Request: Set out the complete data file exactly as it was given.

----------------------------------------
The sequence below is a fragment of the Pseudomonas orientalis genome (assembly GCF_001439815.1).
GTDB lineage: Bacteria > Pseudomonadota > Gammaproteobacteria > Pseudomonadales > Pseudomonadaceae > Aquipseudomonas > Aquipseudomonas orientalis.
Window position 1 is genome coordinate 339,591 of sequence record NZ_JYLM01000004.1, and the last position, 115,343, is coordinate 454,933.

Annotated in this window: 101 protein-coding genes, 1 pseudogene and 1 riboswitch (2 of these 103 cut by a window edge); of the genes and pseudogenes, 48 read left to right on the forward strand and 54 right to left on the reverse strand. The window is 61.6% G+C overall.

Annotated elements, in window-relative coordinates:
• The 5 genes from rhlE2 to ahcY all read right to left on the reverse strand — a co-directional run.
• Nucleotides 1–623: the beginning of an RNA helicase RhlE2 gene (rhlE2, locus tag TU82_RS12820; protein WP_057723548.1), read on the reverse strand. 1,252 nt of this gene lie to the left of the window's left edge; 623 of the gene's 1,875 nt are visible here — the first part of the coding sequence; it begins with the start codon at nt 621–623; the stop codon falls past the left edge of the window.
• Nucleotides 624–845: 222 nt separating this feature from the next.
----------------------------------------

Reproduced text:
The sequence below is a fragment of the Pseudomonas orientalis genome (assembly GCF_001439815.1).
GTDB lineage: Bacteria > Pseudomonadota > Gammaproteobacteria > Pseudomonadales > Pseudomonadaceae > Aquipseudomonas > Aquipseudomonas orientalis.
Window position 1 is genome coordinate 339,591 of sequence record NZ_JYLM01000004.1, and the last position, 115,343, is coordinate 454,933.

Annotated in this window: 101 protein-coding genes, 1 pseudogene and 1 riboswitch (2 of these 103 cut by a window edge); of the genes and pseudogenes, 48 read left to right on the forward strand and 54 right to left on the reverse strand. The window is 61.6% G+C overall.

Annotated elements, in window-relative coordinates:
• The 5 genes from rhlE2 to ahcY all read right to left on the reverse strand — a co-directional run.
• Nucleotides 1–623: the beginning of an RNA helicase RhlE2 gene (rhlE2, locus tag TU82_RS12820; protein WP_057723548.1), read on the reverse strand. 1,252 nt of this gene lie to the left of the window's left edge; 623 of the gene's 1,875 nt are visible here — the first part of the coding sequence; it begins with the start codon at nt 621–623; the stop codon falls past the left edge of the window.
• Nucleotides 624–845: 222 nt separating this feature from the next.